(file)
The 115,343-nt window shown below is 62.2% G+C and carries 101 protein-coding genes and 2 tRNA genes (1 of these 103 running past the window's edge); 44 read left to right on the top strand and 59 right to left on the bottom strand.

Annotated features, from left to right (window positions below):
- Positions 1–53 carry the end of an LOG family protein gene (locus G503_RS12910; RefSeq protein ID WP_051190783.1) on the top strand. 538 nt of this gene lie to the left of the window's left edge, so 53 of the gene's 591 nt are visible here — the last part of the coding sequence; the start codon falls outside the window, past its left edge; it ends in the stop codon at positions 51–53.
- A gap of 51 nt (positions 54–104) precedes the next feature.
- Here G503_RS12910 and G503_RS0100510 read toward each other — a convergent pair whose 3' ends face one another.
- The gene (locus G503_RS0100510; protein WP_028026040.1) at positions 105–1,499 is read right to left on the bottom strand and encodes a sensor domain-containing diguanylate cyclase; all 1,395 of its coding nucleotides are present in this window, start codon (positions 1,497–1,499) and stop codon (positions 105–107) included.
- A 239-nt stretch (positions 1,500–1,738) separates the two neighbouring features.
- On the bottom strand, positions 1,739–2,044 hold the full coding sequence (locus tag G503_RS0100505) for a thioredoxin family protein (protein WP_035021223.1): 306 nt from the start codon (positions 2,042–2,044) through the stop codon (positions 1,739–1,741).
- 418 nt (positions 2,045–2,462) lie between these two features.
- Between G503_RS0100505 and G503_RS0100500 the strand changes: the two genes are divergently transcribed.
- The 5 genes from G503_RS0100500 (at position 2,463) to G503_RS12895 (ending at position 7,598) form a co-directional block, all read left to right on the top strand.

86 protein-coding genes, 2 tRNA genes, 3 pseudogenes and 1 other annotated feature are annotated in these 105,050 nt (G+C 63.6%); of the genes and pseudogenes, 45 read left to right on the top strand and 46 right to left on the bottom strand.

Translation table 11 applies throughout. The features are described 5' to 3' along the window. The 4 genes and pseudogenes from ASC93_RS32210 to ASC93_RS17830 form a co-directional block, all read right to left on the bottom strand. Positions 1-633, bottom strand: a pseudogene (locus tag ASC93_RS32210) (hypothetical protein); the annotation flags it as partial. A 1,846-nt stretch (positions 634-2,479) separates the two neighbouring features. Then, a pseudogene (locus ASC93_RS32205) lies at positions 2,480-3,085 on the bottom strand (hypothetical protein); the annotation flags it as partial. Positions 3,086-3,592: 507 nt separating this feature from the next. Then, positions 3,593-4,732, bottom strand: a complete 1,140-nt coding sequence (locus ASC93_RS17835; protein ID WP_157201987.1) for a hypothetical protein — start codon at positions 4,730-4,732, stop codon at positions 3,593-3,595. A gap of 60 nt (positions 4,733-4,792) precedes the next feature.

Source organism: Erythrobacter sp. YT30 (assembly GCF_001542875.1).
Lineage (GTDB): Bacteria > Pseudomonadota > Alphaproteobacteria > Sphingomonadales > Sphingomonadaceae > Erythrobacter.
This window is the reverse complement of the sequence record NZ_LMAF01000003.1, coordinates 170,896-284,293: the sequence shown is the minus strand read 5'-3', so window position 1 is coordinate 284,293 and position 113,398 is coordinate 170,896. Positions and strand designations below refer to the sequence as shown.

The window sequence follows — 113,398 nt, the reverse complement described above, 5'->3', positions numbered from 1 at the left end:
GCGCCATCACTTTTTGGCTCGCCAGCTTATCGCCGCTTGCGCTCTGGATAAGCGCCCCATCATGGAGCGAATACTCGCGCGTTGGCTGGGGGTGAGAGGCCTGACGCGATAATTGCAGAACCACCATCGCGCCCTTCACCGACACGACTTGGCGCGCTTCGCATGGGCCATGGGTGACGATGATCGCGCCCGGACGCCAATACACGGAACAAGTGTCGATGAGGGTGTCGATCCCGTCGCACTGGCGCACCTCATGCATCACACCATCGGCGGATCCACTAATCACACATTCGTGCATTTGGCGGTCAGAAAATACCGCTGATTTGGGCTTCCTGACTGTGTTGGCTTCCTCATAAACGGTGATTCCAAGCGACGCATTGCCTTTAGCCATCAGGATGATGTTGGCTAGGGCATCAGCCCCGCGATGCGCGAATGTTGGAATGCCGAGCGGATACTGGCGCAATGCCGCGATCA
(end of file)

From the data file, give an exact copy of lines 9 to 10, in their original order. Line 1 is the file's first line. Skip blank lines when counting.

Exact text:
- 418 nt (positions 2,045–2,462) lie between these two features.
- Between G503_RS0100505 and G503_RS0100500 the strand changes: the two genes are divergently transcribed.